12. Pressure 1. Pressure is the force per unit area exerted by the gas molecules. 2. Pressure is proportional to the number of collisions between the gas molecules and the walls of the container.

  13. Pressure P = 1. Pressure is a measure of the force per unit area. force Pressure can be in pounds per square inch (PSI), or … area … newtons per square meter (N/m2) pascal (Pa) = N/m2

  14. Pressure P = At sea level, air pressure holds up a column of mercury 760 mm high. 1. Pressure is a measure of the force per unit area. force area Glass tube with Hg Torricelli Bowl of Hg

  15. Pressure Measurements Standard sea level pressure is… 1.00 atmospheres (atm) 760 mm Hg 760 torr (from Torricelli) 101.3 kilopascals (kPa) 14.7 lb/in2

  16. Pressure Measurements Standard sea level pressure is… 1.00 atmospheres (atm) 760 mm Hg 760 torr (from Torricelli) 101.3 kilopascals (kPa) 14.7 lb/in2 Exact

  17. Pressure 2. Pressure is proportional to the number of collisions between the gas molecules and the walls of the container. If you change the number of collisions, you change the pressure.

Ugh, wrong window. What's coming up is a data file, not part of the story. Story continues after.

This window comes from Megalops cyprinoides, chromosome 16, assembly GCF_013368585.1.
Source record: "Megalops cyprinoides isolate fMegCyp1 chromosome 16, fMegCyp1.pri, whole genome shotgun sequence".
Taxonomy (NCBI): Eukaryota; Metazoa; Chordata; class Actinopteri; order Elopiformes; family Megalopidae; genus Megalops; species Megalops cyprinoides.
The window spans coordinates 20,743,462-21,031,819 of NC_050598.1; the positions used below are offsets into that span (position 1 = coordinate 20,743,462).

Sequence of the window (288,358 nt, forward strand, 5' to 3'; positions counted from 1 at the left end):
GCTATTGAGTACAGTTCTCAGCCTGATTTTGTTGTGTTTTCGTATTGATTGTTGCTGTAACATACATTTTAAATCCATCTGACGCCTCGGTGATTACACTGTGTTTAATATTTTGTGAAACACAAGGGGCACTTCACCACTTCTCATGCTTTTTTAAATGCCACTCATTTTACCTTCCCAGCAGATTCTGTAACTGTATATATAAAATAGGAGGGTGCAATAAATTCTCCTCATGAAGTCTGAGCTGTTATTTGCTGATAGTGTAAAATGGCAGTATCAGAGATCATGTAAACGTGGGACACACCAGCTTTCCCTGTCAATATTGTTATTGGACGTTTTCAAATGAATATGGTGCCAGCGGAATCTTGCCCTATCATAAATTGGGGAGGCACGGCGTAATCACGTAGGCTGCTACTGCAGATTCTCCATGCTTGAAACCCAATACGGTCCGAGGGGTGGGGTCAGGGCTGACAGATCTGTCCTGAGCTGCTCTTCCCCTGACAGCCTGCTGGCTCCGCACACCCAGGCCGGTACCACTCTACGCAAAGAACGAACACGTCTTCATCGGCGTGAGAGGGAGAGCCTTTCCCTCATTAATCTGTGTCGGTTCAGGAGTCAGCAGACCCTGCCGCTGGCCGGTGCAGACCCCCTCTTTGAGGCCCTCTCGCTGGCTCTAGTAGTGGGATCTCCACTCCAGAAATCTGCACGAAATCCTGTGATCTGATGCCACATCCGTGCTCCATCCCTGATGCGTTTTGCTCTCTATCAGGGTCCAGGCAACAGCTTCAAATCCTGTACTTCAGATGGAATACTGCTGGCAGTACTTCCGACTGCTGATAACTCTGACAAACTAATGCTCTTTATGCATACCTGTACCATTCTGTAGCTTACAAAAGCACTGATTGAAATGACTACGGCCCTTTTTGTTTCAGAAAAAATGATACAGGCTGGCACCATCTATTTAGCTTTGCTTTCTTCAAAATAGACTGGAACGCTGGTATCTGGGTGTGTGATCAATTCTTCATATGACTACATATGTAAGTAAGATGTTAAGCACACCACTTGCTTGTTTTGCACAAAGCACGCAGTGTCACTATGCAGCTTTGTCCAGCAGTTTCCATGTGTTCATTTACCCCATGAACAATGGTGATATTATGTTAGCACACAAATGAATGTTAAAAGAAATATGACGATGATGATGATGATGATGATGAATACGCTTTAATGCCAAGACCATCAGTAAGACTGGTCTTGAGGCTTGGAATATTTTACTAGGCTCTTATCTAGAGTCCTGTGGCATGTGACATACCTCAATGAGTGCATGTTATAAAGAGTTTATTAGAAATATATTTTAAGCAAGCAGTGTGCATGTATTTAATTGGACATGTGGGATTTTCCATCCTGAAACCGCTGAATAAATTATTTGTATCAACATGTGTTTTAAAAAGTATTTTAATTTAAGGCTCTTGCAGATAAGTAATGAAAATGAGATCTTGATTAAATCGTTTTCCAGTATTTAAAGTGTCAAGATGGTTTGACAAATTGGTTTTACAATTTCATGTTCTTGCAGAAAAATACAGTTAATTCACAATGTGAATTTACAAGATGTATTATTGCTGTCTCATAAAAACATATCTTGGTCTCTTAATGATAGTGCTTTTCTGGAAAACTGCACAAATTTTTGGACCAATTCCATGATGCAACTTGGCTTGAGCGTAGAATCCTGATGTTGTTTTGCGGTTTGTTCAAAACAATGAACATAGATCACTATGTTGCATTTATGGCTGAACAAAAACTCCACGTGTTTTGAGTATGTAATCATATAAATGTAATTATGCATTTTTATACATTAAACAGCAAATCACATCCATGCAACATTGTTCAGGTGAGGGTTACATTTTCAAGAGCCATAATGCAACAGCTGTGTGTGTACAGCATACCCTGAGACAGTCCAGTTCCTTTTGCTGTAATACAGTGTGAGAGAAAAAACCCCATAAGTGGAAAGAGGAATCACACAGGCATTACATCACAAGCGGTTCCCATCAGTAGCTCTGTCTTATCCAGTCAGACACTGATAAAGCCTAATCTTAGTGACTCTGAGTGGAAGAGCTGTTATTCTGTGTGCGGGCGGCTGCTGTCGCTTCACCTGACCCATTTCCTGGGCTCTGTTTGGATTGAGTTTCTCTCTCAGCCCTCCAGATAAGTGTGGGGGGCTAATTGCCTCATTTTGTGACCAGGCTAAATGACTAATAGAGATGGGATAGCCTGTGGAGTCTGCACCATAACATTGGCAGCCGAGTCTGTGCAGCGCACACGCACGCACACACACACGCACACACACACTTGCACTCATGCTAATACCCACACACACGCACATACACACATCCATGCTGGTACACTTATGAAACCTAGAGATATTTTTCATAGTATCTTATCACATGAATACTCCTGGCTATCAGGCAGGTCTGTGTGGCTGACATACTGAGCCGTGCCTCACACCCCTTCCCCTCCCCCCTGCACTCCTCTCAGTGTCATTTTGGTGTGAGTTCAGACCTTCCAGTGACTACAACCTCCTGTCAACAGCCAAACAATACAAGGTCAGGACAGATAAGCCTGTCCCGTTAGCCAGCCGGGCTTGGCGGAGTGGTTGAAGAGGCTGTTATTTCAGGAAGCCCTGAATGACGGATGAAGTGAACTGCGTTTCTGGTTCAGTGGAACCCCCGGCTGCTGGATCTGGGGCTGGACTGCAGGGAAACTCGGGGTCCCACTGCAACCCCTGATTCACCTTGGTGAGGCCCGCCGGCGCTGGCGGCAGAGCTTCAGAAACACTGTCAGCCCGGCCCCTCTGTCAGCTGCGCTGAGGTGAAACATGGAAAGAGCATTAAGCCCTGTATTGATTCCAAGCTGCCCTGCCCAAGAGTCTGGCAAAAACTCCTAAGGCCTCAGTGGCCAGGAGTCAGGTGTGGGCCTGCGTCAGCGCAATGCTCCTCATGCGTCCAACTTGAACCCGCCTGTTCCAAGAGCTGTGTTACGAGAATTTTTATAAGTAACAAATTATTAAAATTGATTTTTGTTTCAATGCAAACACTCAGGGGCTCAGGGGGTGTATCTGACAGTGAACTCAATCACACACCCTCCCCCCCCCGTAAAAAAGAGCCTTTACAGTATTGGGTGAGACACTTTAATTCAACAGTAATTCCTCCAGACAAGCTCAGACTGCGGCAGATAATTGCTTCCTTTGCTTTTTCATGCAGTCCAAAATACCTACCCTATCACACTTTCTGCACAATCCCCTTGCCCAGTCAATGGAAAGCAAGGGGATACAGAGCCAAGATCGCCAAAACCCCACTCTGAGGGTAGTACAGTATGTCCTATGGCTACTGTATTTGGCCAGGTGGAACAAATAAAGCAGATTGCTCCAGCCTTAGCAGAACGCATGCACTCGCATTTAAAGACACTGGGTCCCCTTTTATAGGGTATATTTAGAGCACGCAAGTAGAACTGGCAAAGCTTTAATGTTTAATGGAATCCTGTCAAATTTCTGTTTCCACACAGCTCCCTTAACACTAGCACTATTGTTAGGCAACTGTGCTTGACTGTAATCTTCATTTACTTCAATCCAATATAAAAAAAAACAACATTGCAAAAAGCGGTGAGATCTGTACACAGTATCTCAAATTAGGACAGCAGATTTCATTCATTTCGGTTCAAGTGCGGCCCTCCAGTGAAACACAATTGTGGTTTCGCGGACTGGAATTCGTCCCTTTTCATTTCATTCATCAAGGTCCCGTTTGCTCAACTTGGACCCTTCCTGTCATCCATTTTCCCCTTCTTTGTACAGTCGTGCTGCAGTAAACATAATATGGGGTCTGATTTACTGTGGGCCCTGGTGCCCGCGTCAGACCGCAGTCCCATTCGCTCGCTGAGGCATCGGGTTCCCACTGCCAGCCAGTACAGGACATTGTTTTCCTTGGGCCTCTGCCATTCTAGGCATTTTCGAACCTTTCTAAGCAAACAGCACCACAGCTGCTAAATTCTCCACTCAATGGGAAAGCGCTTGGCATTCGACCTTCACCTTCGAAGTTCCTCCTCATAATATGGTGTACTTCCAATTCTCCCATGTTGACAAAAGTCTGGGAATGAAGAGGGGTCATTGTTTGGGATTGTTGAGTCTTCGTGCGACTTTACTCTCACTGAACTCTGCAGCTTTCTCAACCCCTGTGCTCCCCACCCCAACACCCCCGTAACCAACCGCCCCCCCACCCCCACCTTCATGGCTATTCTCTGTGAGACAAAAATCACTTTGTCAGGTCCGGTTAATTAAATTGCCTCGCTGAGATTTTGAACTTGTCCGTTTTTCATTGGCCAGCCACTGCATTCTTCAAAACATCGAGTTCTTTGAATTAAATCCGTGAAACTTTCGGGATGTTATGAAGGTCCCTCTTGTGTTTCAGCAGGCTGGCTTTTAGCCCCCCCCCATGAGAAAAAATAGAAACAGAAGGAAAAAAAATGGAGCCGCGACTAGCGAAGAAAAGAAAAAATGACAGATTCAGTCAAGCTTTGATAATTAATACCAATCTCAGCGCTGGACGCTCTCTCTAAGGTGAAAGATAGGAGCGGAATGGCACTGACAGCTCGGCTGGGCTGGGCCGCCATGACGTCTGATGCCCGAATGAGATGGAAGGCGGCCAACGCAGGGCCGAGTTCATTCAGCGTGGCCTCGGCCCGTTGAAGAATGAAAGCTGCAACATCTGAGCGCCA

18. The Gas Laws Part II

  19. The Gas Laws Boyle’s Law Amonton’s Law Charles’s Law Combined Gas Law Gay-Lussac’s Law Avogadro’s Law Dalton’s Law

  20. Boyle’s Law At a constant temperature, pressure is inversely proportional to volume. Pressure Volume

  21. Boyle’s Law At a constant temperature, pressure is inversely proportional to volume. 1/Pressure Volume

  22. Boyle’s Law 1 P µ V At a constant temperature, pressure is inversely proportional to volume. PV = k P1V1 = P2V2 Year: 1662

  23. Amonton’s Law P µ T P1 P2 = T1 T2 “Air thermometer”, 1695. This is not Gay-Lussac’s law. Diagram from http://chemed.chem.purdue.edu/genchem/topicreview/bp/ch4/gaslaws3.html

  24. Amonton’s Law P µ T P1 P2 = T1 T2 This is why you measure your tire pressure when the tire is cold. Tire pressures vary with temperature.